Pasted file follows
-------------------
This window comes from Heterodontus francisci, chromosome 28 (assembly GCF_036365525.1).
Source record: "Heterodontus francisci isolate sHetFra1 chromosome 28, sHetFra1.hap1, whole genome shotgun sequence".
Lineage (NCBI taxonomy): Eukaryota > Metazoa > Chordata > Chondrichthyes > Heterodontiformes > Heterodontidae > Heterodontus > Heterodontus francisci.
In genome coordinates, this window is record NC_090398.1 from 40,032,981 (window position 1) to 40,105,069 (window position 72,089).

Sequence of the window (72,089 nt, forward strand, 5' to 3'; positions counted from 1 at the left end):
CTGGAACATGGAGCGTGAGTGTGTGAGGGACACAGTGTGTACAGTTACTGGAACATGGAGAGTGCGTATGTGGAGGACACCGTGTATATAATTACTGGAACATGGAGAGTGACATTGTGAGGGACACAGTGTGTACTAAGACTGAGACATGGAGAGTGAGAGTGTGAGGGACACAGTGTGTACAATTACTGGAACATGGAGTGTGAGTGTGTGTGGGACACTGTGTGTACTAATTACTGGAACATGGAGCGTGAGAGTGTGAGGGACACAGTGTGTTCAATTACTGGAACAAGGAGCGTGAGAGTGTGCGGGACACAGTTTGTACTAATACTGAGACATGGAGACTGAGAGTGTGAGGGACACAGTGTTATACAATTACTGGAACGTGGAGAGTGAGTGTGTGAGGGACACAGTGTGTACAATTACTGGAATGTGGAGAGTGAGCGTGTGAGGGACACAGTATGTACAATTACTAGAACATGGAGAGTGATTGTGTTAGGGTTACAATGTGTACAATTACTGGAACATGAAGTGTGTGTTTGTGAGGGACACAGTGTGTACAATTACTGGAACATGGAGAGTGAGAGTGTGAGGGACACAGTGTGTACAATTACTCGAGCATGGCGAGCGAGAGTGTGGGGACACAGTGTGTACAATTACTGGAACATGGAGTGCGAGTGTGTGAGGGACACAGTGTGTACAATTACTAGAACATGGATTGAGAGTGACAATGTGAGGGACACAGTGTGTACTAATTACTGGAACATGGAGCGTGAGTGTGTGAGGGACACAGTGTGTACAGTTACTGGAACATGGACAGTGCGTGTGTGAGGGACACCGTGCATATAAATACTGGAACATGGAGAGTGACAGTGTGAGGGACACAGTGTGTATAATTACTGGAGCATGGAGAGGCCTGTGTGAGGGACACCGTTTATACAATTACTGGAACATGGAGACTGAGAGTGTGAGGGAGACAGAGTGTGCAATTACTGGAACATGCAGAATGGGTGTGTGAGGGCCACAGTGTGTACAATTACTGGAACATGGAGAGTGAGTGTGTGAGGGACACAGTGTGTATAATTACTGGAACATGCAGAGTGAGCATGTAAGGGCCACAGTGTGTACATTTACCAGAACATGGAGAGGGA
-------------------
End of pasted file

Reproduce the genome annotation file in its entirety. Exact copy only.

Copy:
This window comes from Heterodontus francisci, chromosome 28 (assembly GCF_036365525.1).
Source record: "Heterodontus francisci isolate sHetFra1 chromosome 28, sHetFra1.hap1, whole genome shotgun sequence".
Lineage (NCBI taxonomy): Eukaryota > Metazoa > Chordata > Chondrichthyes > Heterodontiformes > Heterodontidae > Heterodontus > Heterodontus francisci.
In genome coordinates, this window is record NC_090398.1 from 40,032,981 (window position 1) to 40,105,069 (window position 72,089).

Sequence of the window (72,089 nt, forward strand, 5' to 3'; positions counted from 1 at the left end):
CTGGAACATGGAGCGTGAGTGTGTGAGGGACACAGTGTGTACAGTTACTGGAACATGGAGAGTGCGTATGTGGAGGACACCGTGTATATAATTACTGGAACATGGAGAGTGACATTGTGAGGGACACAGTGTGTACTAAGACTGAGACATGGAGAGTGAGAGTGTGAGGGACACAGTGTGTACAATTACTGGAACATGGAGTGTGAGTGTGTGTGGGACACTGTGTGTACTAATTACTGGAACATGGAGCGTGAGAGTGTGAGGGACACAGTGTGTTCAATTACTGGAACAAGGAGCGTGAGAGTGTGCGGGACACAGTTTGTACTAATACTGAGACATGGAGACTGAGAGTGTGAGGGACACAGTGTTATACAATTACTGGAACGTGGAGAGTGAGTGTGTGAGGGACACAGTGTGTACAATTACTGGAATGTGGAGAGTGAGCGTGTGAGGGACACAGTATGTACAATTACTAGAACATGGAGAGTGATTGTGTTAGGGTTACAATGTGTACAATTACTGGAACATGAAGTGTGTGTTTGTGAGGGACACAGTGTGTACAATTACTGGAACATGGAGAGTGAGAGTGTGAGGGACACAGTGTGTACAATTACTCGAGCATGGCGAGCGAGAGTGTGGGGACACAGTGTGTACAATTACTGGAACATGGAGTGCGAGTGTGTGAGGGACACAGTGTGTACAATTACTAGAACATGGATTGAGAGTGACAATGTGAGGGACACAGTGTGTACTAATTACTGGAACATGGAGCGTGAGTGTGTGAGGGACACAGTGTGTACAGTTACTGGAACATGGACAGTGCGTGTGTGAGGGACACCGTGCATATAAATACTGGAACATGGAGAGTGACAGTGTGAGGGACACAGTGTGTATAATTACTGGAGCATGGAGAGGCCTGTGTGAGGGACACCGTTTATACAATTACTGGAACATGGAGACTGAGAGTGTGAGGGAGACAGAGTGTGCAATTACTGGAACATGCAGAATGGGTGTGTGAGGGCCACAGTGTGTACAATTACTGGAACATGGAGAGTGAGTGTGTGAGGGACACAGTGTGTATAATTACTGGAACATGCAGAGTGAGCATGTAAGGGCCACAGTGTGTACATTTACCAGAACATGGAGAGGGA